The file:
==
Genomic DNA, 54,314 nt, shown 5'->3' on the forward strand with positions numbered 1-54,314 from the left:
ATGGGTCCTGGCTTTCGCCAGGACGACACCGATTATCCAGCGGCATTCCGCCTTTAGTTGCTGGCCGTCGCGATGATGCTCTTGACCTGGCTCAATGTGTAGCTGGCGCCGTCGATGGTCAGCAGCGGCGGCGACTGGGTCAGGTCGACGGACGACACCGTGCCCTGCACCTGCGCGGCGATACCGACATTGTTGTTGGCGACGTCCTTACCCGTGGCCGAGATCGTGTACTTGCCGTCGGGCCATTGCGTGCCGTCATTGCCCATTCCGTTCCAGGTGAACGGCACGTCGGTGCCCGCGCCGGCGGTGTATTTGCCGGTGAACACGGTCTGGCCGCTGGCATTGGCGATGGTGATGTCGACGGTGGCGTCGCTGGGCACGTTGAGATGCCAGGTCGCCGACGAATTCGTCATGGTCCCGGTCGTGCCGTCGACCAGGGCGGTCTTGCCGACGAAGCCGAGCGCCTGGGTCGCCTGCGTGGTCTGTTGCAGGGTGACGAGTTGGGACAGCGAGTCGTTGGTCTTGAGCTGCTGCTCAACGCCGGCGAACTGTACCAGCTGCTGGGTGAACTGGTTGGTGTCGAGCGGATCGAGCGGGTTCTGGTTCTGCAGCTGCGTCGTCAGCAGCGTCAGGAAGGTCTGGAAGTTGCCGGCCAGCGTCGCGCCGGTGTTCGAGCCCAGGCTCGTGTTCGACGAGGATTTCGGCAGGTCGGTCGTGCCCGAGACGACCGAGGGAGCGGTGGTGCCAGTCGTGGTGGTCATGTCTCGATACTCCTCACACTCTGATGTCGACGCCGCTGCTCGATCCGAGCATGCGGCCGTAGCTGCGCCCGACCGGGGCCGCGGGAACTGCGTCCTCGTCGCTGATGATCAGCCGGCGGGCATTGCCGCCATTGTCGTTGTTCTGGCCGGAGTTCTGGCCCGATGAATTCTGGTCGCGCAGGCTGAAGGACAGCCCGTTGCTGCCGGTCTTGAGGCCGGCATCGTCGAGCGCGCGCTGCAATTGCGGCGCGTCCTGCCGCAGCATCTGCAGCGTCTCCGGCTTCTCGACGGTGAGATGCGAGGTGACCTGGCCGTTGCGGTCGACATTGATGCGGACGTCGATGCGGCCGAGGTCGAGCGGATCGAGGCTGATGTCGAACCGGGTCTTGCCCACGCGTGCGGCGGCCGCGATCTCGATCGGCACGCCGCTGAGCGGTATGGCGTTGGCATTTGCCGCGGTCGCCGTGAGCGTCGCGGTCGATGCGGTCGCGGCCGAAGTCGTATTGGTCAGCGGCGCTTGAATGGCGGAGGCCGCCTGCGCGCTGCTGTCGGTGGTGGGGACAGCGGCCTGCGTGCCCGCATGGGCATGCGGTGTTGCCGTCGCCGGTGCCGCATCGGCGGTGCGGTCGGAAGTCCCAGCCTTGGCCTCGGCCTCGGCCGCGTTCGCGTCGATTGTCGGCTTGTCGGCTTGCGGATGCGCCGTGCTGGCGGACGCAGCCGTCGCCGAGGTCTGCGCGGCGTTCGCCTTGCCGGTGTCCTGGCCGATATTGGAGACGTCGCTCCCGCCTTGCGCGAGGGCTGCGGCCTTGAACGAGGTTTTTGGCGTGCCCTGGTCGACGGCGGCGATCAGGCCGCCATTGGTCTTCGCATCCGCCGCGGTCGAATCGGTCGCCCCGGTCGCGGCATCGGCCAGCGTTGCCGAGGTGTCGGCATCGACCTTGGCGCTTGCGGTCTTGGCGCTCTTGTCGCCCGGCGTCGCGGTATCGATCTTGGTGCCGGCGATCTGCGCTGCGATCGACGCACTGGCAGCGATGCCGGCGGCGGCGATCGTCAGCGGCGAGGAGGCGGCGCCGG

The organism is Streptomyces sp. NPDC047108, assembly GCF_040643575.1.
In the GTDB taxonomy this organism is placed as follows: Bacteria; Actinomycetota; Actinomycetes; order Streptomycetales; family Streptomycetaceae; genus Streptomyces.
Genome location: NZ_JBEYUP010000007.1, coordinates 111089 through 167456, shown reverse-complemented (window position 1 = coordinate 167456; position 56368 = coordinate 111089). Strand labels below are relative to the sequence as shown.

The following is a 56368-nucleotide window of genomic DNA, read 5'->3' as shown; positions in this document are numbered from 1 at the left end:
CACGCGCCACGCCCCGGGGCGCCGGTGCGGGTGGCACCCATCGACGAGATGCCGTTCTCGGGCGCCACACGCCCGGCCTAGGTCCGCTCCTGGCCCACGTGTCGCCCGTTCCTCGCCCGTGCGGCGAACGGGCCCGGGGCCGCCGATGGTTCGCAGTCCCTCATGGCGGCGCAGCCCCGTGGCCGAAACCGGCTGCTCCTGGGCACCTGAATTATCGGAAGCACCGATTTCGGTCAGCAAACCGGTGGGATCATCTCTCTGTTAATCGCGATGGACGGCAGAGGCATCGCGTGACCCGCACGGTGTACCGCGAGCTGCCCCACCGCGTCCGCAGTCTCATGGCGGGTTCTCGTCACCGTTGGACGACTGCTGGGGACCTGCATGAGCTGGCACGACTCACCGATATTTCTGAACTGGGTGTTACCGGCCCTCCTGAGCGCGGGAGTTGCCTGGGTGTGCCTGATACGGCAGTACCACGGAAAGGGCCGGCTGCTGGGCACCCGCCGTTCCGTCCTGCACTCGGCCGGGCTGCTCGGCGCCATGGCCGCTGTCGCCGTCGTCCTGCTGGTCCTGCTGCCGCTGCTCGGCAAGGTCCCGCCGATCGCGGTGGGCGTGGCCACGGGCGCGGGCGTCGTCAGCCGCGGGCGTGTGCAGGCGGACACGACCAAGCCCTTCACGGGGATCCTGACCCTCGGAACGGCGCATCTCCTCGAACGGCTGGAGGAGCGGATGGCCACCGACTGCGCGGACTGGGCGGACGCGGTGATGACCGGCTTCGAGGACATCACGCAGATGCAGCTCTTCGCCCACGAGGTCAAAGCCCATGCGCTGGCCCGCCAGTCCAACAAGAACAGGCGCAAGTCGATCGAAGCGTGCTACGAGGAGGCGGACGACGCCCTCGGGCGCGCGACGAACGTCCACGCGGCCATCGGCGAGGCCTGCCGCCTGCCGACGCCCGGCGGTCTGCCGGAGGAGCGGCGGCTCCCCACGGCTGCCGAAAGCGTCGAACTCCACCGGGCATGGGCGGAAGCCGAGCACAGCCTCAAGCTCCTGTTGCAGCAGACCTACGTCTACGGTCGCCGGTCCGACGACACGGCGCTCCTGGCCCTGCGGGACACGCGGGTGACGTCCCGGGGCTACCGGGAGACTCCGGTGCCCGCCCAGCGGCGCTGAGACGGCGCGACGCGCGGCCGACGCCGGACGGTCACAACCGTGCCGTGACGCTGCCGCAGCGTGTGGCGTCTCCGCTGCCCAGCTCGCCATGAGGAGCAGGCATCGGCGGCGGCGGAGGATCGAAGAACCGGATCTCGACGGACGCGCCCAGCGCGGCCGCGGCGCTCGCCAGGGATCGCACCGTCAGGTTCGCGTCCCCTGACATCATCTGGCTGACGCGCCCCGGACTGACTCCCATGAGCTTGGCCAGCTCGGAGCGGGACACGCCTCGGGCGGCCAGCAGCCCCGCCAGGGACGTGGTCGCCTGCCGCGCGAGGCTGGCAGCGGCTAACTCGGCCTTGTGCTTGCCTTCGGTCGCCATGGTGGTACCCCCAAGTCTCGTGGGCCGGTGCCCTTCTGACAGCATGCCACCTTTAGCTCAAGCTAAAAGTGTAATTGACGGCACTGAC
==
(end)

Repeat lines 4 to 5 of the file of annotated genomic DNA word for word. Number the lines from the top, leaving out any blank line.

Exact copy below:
In the GTDB taxonomy this organism is placed as follows: Bacteria; Actinomycetota; Actinomycetes; order Streptomycetales; family Streptomycetaceae; genus Streptomyces.
Genome location: NZ_JBEYUP010000007.1, coordinates 111089 through 167456, shown reverse-complemented (window position 1 = coordinate 167456; position 56368 = coordinate 111089). Strand labels below are relative to the sequence as shown.